Within this frame, it is possible to see ties between this and Eco’s ‘unhinging’, the duckrabbit as an imperfect rabbit, and an imperfect duck not ‘reveal[ing] a coherent philosophy of composition’ and whether duck, rabbit or duckrabbit, it is seemingly a ‘rashackle’ construction in our minds. And if we now look back at Wittgenstein ‘then is… the figure an incomplete description of my visual experience? No.—But the circumstances decide whether, and what, more detailed specifications are necessary.—It may be an incomplete description; if there is still something to ask.’ Is Wittgenstein’s duckrabbit with its visual ambiguity a more static, and notably less temporal, but temporal none-the-less ‘unhinging’ within two dimensions? Is an ‘unhinging’ one of the rules, or more aptly a tactic one can use to certainly induce uncertainty, if that isn’t a paradox?

I’m thinking about butchers in Stornoway and it is inducing doubt in my mind. Was that Macleod & Macleod or Charles Macleod black pudding we ate before the hike? Was Charles Macleod the one who died this spring leaving 3.3 million pounds in his will? The conversation in the cottage piques my interest.27 How long was I away? Did they say, shaman? I’m still in the doorway half on the tiles.

David Greig talked about shamans in his BBC radio piece about dealing with his writer’s block.28 How many shamans are there in Scotland, or the UK for that matter?

When Greig can write he says he has the sensation of bridging the world between the imaginary world he created and the real world. On an occasion when he was blocked and unable to feel that connection, he tried drink, jogging, and beating his head off the desk as if some sort of brain damage would unlock or knock loose the writer’s block like a stopped up pipe. When he envisions a shaman, he also sees a person who bridges the gap between worlds. The Fife shaman he visits during the piece in a bid to beat the writer’s block runs a school of creative shamanism and induces a visionary state of being by using a drum and other tools.

As a writer, Greig feels that every time he makes a play he has to ‘confront part of himself’ and must ‘dig into the darkness’ of his soul.29 He is quick to say he has doubts about the concept of having a soul at all, that perhaps he does not understand existence in that way. But he doesn’t discount how that abstraction is a tool for people in understanding their own personal universes. Is the beating drum of a shaman a tool for sharpening Greig’s tools?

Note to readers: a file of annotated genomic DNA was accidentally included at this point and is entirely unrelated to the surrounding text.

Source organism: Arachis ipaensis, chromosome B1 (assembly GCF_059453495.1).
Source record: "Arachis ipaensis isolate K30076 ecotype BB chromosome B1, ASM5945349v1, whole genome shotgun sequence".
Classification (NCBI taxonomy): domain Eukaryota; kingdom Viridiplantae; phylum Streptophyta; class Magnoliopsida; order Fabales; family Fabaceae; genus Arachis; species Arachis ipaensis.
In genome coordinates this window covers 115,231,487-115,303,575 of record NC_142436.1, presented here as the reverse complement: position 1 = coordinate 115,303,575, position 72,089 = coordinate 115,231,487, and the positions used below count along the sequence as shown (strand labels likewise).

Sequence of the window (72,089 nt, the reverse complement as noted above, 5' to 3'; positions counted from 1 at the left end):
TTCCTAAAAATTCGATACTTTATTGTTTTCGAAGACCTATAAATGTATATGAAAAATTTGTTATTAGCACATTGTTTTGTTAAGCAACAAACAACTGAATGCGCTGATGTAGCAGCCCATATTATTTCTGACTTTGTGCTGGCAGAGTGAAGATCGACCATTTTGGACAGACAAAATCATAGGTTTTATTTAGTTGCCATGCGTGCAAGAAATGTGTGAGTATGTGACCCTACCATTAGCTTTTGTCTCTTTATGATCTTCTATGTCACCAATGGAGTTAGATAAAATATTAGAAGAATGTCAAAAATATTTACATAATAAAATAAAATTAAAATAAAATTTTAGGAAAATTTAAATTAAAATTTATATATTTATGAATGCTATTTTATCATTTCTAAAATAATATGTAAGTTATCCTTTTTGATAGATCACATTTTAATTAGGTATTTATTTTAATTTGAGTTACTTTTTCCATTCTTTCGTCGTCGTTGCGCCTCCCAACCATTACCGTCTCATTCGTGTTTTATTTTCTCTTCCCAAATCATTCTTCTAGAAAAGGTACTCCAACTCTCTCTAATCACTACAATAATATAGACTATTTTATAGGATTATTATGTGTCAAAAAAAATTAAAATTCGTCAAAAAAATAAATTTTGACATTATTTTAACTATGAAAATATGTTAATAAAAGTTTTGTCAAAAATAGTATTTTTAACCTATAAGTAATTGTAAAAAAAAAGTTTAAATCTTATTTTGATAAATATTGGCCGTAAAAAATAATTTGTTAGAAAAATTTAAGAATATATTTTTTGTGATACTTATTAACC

Months later, after going for a ‘soul retrieval’ with the shaman, his creativity, his mojo, is back.30 He has ‘recovered a sense of play’ and a ‘series of new metaphors and imaginary interventions [have entered] into his interior world’, concluding that ‘shamanism, religion, psychotherapy are all ways of finding new metaphors to guide us through the world.’31

Is he asking the audience to suspend their disbelief? I’m not sure James Garner, my former Creative Director at clothing brand Tommy Bahama, would agree. He would say that work isn’t the type of place you could light a couple of candles and some incense to solve your creative problems. Most of the time he’d recommend taking 15 or 45 minutes to solve the problem with pencil and paper, or a sharpie if he hadn’t stolen it from you and absent-mindedly left a cooling coffee cup behind on your desk. On a big project maybe I would get 8 hours. I’m sure the writers I’m with now in the dreich Outer Hebrides would understand James’ view. It must be a matter of creative perception.



17 ‘Casablanca’: Cult Movies and Intertextual Collage (pg 3)

18 ‘Casablanca’: Cult Movies and Intertextual Collage (pg 4)

19 ‘Casablanca’: Cult Movies and Intertextual Collage (pg 4)

20 ‘Casablanca’: Cult Movies and Intertextual Collage (pg 4)

21 ‘Casablanca’: Cult Movies and Intertextual Collage (pg 4)

22 ‘Casablanca’: Cult Movies and Intertextual Collage (pg 4)

23 ‘Casablanca’: Cult Movies and Intertextual Collage (pg 5)

24 Though it seems unlikely, in physics time isn’t as linear as we experience it. But Eco and Bloom are discussing a different thing. If you are interested in further investigating how the past is being shaped by the present, I hear you should look at Mieke Bal’s Quoting Caravaggio: Contemporary Art, Preposterous History. It explores ‘preposterous history’ and how the meaning of the past can never be fixed in place and is cast into doubt by the present.

25 Schrödinger’s cat is a 1935 thought experiment, or paradox, devised by Austrian physicist Erwin Schrödinger in 1935. It illustrates what he saw as the problem quantum mechanics applied to everyday objects. The conclusion of this experiment was that you would not know if the cat was alive or dead till you looked within the box. Until then the cat was both alive and dead hence the paradox.

26Wittgenstein considers the duckrabbit issue to be its paradox and ambiguity and the experiment resolution explores the temporality of seeing, but came to no defined solution.

27 Mr. Macleod was instrumental in getting European protection for the pudding, putting it on the same level as Parma ham and Cornish pasties. The status – Protected Geographical Indication – means it can be described as Stornoway black pudding, or marag dubh in Gaelic, only if it is produced in the town or parish of Stornoway. It has now emerged that Mr Macleod had an estate valued at £3,334,072 at the time of his death. His wealth included his £2.4m share in the family butcher business, Charles Macleod Ltd.

28 Butterfly Mind, BBC Radio 4. David Greig goes on a personal quest to find out if a Fife shaman can cure his writer’s block in a first person documentary radio broadcast.

29 Quotes from Butterfly Mind

30 Described in Butterfly Mind

31 Concluded in Butterfly Mind

Leave a Reply

Your email address will not be published. Required fields are marked *